Every business executive should wear a charm bracelet on their wrist bangled with this statistic:
Decisions = 95%
Why that statistic? It comes from a ten-year-old study by Bain & Company that found a company’s past decision effectiveness is 95 percent correlated with financial performance one year in the future.
So, while it may be true that a company’s past financial performance does not guarantee future returns, it turns out that a company’s past decisions are an excellent indicator of future growth, good or bad.
That’s why executives should hang that statistic from their wrists. That way, the next time they raise their hands to take on ever-bigger growth agendas, it’ll be dangling right there, staring everyone in the face.
Some Companies Are Beginning To See The Light
This idea of focusing on decision-making is taking hold in a few companies. For example, Cloverpop is working with a large global company that envisions driving growth and innovation by creating a Decision Lab to improve their decision-making processes. They determined that, all together, the decision-makers across hundreds of brands must make one million business decisions every quarter, or eight decisions every minute, twenty-four hours a day, seven days a week.
If Bain’s research is correct, then that company’s decision-focused initiative has a near-perfect chance of improving its financial performance. And a good portion of their future success will come at the expense of their delusional competitors, who still think they’re already pretty good at decision-making.
The Enduring Delusions Of Decision Making
In a book about the Bain decision research published by the Harvard Business Review Press in 2010, Bain’s partners found that “While nearly everyone would accept the premise about the connection between decisions and results…few companies look systematically at what gets in the way of good decision making and execution. And few take the actions necessary to improve how they make and execute their important decisions.”
Depressingly, that pronouncement is still true today, for many reasons:
Few companies systematically record decisions or monitor the decision process. So, reversing the famous business adage, what isn’t measured doesn’t get managed.
Rather than doing the work to directly improve how they make decisions, companies substitute extensive tangential investments in analytical and artificial intelligence systems to inform decision-making and operational systems to monitor results.
Business leaders lack motivation to improve since they assume that their past success proves their decision-making skills. And while they are relatively skilled, they forget that the peer group they compare themselves to has a shockingly low bar for decision discipline.
Since the apprentice model is how senior managers train their successors on decision-making, the situation persists.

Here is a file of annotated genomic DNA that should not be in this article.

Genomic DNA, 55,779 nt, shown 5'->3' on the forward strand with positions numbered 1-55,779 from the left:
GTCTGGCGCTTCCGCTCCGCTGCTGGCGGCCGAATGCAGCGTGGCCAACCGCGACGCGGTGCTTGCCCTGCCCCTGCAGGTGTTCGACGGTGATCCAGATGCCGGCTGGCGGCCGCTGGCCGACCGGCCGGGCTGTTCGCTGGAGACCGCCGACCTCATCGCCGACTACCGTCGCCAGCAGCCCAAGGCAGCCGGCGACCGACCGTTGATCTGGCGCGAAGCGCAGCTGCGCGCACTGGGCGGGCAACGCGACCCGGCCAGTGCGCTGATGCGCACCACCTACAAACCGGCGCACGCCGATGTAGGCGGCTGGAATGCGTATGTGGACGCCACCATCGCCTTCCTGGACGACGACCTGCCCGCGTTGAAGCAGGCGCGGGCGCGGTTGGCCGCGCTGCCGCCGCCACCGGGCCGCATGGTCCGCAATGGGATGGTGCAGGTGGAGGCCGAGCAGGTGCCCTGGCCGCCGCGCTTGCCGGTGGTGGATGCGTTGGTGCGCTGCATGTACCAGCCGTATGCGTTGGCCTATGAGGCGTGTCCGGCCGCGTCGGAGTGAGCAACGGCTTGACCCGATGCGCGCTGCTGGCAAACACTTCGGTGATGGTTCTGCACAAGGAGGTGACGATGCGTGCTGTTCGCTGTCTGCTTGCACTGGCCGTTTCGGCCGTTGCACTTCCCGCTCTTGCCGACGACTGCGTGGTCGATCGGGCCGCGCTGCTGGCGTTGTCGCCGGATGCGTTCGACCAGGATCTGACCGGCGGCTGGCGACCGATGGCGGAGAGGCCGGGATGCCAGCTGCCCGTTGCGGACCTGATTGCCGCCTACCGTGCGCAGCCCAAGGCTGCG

Common sense, business research, business software and artificial intelligence have not been able to break that decision-making status quo. However, the pandemic may be doing what everything else failed to do.
A Pandemic Silver Lining?
As the global pandemic disrupts their businesses, companies face an unprecedented onslaught of rapid, radical decisions, and executives are taking notice. For example, in the immediate aftermath of the first wave of cases, the chief executive of a major food company we are working with created a company-wide initiative to standardize and streamline how people make decisions at all levels of the organization. The goals of the effort are simple and sweeping: revenue and profit growth and increased employee engagement.
On top of increased awareness due to the unprecedented spike in the pace of decision-making, the move to remote work has put tremendous pressure on traditional centralized and hierarchical decision processes. As McKinsey & Company found last year, executives are “interested in moving to flatter, nonhierarchical structures, taking more radical approaches to decision making and ways of working. Gone are the days of waiting around for best practices to emerge. CEOs recognize the need to shift from adrenaline-based speed during COVID-19 to speed by design for the long run. The winners are experimenting now, and boldly.”
Finally, these pandemic pressures are overlaid on the ongoing mega-trend of increased employee demands for autonomy, meaning and impact:
People want to be empowered to make decisions themselves.
People want to be engaged in decisions that directly affect their work.
People want transparency to learn how to avoid past mistakes and gain future success.
It’s not often that the external business environment, internal organizational strategies and changing employee expectations all align to drive change. That represents an enormous leadership opportunity.
Decision-Making For The People, Growth For The Business
Directly improving decision-making is an intimidating prospect. Leading business executives are beginning to take advantage of this unprecedented opportunity to bring decision processes into the 21st century, spurred by the pandemic and led by the ever-increasing expectations of their employees.
Ultimately, your company’s growth agenda depends on the people who execute it, and your maximum leverage comes from the decisions you and your people make. It will take time, energy, and a willingness to change in order to incorporate these results. And there is no time like the present.